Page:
A blog that explores Australian houses. If you love architecture, design, interiors and interesting buildings of all types, The House Hunter is for you.
Tag Archives: Sydney

‘Wahgunyah’, 32 Stanton Road, Mosman

 

Before I launch into this, a little note: Word Press is not doing any of the things it is supposed to do. As a result, the pictures are not positioned as I would like them to be. But I turned 24 this week, and with age comes maturity, wisdom and, of course, jadedness. So we will all have to live with the positioning of the photos.

 

Mosman is, obviously, one of Sydney’s foremost blueblood suburbs, and its real estate reflects that. Enter 32 Stanton Road, which sits on the slope towards Balmoral Beach on a reasonably generous 845 sqm block – a Victorian gem with water views, an immaculate renovation and the requisite entertaining area that I seem to seek out in every house I blog about. Oh, plus it has a library.

 

 

The house is located in the Balmoralish part of Mosman (Mosman is enormous. I live here at the moment, and it is the biggest suburb I believe I have ever been in – although this, of course, has a well-documented history), which is a sweet spot given it’s one of the most beautiful beaches in Sydney, for my money, and is also handily close to Mosman village and Chinamans. According to Savills’ 4Q14 Sydney resi ‘Spotlight’ report, Mosman was the fifth most expensive suburb in Sydney as at June 2014, with a median price over $2.3 million and non-waterfront houses fetching in the $2-$9 million range. Why this is is self-explanatory, but here I go anyway; serious prestige, proximity (8km) to the Sydney CBD, some of the world’s most spectacular views, esteemed private schools, a Chargrill Charlie’s…the list of assets goes on.

 

Master bedroom.

 

The home has been renovated accordingly, with French doors leading out to a sandstone deck facing the pool and beach views. The renovation has preserved the exquisite ornate fireplaces and other details, like the cornices, while providing the house with an airy, contemporary feel through the contrast of light walls and dark timber floorboards.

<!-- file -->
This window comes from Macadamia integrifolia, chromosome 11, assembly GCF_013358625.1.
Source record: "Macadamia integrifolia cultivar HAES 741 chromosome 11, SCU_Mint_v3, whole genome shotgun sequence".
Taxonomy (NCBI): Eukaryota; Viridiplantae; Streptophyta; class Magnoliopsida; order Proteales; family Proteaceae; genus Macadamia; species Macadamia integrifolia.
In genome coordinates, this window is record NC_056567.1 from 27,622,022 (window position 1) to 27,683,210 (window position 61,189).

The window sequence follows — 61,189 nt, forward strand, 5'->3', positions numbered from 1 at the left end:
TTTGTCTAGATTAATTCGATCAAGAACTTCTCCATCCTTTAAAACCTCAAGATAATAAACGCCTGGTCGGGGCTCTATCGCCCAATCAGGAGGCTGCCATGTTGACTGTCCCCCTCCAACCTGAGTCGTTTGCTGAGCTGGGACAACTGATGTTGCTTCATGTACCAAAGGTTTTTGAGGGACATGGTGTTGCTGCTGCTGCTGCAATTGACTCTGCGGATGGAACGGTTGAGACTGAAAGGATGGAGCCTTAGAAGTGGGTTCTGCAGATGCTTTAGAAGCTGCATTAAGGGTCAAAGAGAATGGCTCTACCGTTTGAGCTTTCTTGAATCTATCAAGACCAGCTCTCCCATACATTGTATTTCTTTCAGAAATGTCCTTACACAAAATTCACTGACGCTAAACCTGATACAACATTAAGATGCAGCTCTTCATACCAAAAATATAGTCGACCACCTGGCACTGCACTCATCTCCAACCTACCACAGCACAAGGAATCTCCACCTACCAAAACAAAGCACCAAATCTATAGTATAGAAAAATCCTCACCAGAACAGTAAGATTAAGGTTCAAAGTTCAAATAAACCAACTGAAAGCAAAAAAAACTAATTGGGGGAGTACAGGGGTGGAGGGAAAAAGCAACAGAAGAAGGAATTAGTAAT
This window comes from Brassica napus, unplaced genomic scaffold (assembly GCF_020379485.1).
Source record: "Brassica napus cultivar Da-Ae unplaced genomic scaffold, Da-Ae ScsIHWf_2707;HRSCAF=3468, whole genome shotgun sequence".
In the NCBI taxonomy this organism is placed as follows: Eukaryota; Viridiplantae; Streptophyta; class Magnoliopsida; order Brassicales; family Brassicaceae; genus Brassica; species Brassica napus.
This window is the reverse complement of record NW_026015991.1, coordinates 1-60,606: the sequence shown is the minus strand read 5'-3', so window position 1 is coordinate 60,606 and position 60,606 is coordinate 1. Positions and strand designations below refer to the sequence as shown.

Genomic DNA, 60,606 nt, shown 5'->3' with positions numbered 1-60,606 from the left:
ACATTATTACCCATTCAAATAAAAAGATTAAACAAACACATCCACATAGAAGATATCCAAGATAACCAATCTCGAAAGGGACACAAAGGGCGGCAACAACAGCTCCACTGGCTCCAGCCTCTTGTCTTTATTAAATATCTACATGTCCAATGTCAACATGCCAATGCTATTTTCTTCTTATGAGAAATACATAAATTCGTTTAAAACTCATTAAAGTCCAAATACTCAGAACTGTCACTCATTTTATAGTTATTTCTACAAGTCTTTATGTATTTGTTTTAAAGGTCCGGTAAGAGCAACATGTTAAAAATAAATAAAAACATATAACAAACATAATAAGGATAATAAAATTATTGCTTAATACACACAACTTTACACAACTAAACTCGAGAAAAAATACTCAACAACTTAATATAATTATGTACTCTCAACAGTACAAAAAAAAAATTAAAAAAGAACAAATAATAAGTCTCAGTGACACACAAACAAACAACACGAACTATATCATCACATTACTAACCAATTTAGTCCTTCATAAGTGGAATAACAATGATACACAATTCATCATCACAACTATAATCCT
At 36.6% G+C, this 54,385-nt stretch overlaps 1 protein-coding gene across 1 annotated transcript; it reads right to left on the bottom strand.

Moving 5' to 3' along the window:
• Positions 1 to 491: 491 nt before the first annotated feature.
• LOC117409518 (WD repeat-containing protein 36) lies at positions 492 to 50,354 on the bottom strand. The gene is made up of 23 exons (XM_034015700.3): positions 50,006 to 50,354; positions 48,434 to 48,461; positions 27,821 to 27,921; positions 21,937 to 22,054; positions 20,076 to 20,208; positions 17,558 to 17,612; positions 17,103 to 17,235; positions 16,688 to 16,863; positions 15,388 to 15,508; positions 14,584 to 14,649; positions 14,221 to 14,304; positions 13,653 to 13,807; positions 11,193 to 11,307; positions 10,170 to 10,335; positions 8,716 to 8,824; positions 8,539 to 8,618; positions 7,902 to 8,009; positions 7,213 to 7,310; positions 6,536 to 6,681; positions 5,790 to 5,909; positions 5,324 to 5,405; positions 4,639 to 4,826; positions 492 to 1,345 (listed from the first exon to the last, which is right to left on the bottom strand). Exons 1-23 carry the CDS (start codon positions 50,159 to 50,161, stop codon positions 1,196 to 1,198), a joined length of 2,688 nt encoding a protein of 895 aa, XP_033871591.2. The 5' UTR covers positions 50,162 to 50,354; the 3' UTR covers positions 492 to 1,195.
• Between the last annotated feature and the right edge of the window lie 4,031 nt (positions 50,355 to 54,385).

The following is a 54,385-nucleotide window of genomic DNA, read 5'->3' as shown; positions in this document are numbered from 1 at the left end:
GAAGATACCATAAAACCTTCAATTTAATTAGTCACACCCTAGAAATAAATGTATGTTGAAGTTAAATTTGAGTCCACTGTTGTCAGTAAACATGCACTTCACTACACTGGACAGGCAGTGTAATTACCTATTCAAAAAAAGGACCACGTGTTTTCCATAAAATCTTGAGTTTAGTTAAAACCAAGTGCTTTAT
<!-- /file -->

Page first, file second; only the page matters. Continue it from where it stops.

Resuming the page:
Up for a nip of cognac in the library? (Is cognac a thing that adults drink? In libraries? Is it served in a 'nip'?)

 

The house is going to auction this weekend, and one of the features that will surely pique punters’ interest is the DA it has for a second storey, which would allow the owner to further capitalise on the views. That said, with five bedrooms, room for two cars and a manicured garden looking over one of the world’s most lauded harbour beaches, it’s a worthy contender just as it is.

 

14 Wolaroi Crescent, Tamarama

 

I don’t usually use a non-house shot as the lead but I mean…c’mon. It’s a helluva view. This place is on a particularly private little street in Tamarama, perched above the beach with jaw-dropping views from each level. And there be a number of levels.

 

Tamarama, as I’m sure you know, is one of Sydney’s most highly sought after beaches. It’s a jewel in the east’s crown. It and Bronte, which is right next door. As an aside, something I noticed when I was there to photograph this house is there is a disproportionately high amount of very attractive men there on Saturday mornings. I feel like that’s important to note.

 

 

It’s a classic ‘Sydney eastern beaches’ beach house, by which I mean it’s big, built to capitalise on the views, and perfect to party in. Glamorous, is what I’m getting at (I’ve veered away from calling it Glamorama but…oops, there I go). It was rebuilt a decade ago and is now designed in a vertical fashion with wide open spaces and expanses of glass. The vistas are the focal point, and the architecture complements that. White features heavily, which is ideal in a place built for the sun and sand.

 

It feels like summer when you walk in, basically, and that appeals to me as I hate winter and am desperately waiting for its end. It’s also on the market. If you buy it, please invite me to the housewarming. I’ll bring cheap wine. My usual.

 

 

 

I love this bathroom. The exposed brick was covered in the rest of the house but kept in the main en suite, which gives it a bit of an edgy Brooklyn feel…yep, that's a thing.

 

 

 

2b Tarrant Avenue, Bellevue Hill

 

Ahh, Bellevue Hill, one of Sydney’s stomping grounds for the elite. One of the things they do there is buy up sexy pieces of real estate, which is where 2b Tarrant Avenue comes into the frame. It’s currently on the market for offers around $5m. Much to my chagrin, I just discovered that Title Deeds got to this one first, but they don’t seem to go into a hell of a lot of detail, so let me add some colour for you (not that I was ever particularly good at sticking within the lines).

 

If you don’t know much about Bellevue Hill, the Fin helpfully wrote up a suburb profile and didn’t hide it behind a paywall – free win! To summarise: approximately 5km east of the CBD; rich, rich, rich; non-waterfront; serious architectural cred; bastion of moneyed up business players (Lachlan Murdoch). Houses can fetch over $20m. If you have $20m, please get in contact with me via the ‘contact’ tab so I can provide you with my phone number.